Brookshaw Pl. 76, Petit Muscat; Sweet Sugar; Green Chissel; Citron de Calmes; Jargonelle
Original Antique Print
23" x 18 1/2" (approximate)
Aquatint and stipple engraving with hand-coloring
Pomona Britannica, or a Collection of the Most Esteemed Fruits at present cultivated in the country…selected principally from the royal gardens at Hampton Court…accurately drawn and coloured from nature, with full descriptions was published in London from 1804—1812. Comprising 90 aquatint engravings, including 256 depictions of British fruit, after paintings by George Brookshaw. Published in London and engraved by R. Brookshaw and H. Merke.
George Brookshaw (1751—1823) was born in Birmingham, England where he was apprenticed to Samuel Troughton (d. 1783), a Birmingham painter and japanner. According to a recent blog post related to St. Philips Cathedral, Birmingham, England, entitled In Search of Sobieski Brookshaw, by Gill Partridge, he may have received some art training from his father, also named George Brookshaw, who is listed as an engraver in a document dated 1751. George Brookshaw’s brother, Richard Brookshaw (1736—c.1804) was a portrait painter and engraver well versed in mezzotint and copperplate engraving techniques, and may have instructed his brother.
In 1777, Brookshaw moved from Birmingham to London and began a celebrated career building fine cabinets detailed with hand-painted botanical and pomological motifs. Shortly afterward, in 1778, he married Sobieski Grice (1749—1811), daughter of William Grice, a prosperous gunsmith.The Prince of Wales was the most distinguished of Brookshaw’s well-heeled patrons, and today examples of Brookshaw’s cabinetry may be seen at the Victoria & Albert Museum, London. According to church records noted in Gill Partridge’s post, both George Brookshaw and Sobieski Grice were baptized at the Birmingham Cathedral. In his cabinet-making shop, Brookshaw also offered lessons in flower painting to ‘Ladies of Taste and Fashion’.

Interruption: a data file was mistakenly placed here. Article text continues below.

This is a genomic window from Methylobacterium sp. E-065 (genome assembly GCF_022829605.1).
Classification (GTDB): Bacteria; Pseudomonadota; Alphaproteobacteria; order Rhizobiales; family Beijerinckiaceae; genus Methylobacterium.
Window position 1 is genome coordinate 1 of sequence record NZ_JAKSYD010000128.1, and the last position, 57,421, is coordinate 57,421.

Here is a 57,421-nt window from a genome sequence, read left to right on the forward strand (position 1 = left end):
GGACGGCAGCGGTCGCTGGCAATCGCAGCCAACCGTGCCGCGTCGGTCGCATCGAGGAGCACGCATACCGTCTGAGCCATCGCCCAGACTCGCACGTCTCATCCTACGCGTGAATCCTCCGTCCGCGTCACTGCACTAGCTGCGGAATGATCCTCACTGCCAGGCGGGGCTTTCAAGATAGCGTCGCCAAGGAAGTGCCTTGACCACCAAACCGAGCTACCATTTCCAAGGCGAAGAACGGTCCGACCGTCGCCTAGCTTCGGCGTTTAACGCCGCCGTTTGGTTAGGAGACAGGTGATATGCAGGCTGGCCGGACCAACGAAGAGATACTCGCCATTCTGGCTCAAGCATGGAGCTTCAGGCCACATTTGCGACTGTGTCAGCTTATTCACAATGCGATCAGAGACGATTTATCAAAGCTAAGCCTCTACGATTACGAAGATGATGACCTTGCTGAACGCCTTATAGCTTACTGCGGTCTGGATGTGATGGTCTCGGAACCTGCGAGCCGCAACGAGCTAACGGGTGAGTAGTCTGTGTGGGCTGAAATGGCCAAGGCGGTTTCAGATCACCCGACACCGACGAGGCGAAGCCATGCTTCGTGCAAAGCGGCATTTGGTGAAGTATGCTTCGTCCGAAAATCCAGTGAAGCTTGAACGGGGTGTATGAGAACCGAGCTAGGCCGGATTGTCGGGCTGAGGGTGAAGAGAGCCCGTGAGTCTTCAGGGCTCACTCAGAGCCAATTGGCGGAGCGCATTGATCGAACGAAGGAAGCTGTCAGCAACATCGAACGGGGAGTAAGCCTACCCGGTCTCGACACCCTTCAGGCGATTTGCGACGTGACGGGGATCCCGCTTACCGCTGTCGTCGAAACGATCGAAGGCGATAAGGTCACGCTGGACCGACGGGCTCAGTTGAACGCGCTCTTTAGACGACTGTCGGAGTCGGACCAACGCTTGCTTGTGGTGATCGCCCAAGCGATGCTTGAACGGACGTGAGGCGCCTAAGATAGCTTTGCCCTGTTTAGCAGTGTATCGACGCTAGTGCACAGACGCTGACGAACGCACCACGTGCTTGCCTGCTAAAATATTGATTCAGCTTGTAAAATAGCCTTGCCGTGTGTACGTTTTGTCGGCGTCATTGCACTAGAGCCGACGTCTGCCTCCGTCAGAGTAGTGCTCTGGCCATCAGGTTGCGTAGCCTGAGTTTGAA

During the mid 1790s, it appears his furniture-making business went bankrupt, and he led his life under an assumed name, G. Brown. In 1991, Lucy Wood wrote two articles in which she drew the connection between G. Brown and George Brookshaw. During his years of anonymity, Brookshaw worked as an illustrator of botanical books and gave flower-painting lessons, which may have been his primary source of income. Apparently, the marriage dowry he enjoyed while married to Sobieski Grice was lost after their marriage dissolved. Brookshaw returned to public view as the earliest parts of Pomona Britannica were issued.
In Flower and Print Books of the 18th and Early 19th Centuries, Gordon Dunthorne extolls the virtues of George Brookshaw’s large folio edition. “One of the eminent English artists of the early nineteenth century is George Brookshaw, who issued in 1812, Pomona Britannica. Ninety aquatint plates, printed in colour and on a scale comparable to Thornton’s Temple of Flora, depict the fruit grown around London and particularly in the royal gardens at Hampton Court. In Aquatint Engravings, George Brookshaw’s Pomona Britannica is described by S. T. Prideaux as “one of the finest colour plate books in existence.” In many of these plates the lovely mellow tones of the fruit glow against the dark or light brown backgrounds.”
References: Sacheverell Sitwell, Great Flower Books 1700—1900; Flower and Print Books of the 18th and Early 19th Centuries, Gordon Dunthorne, 1938, pages 179—180.
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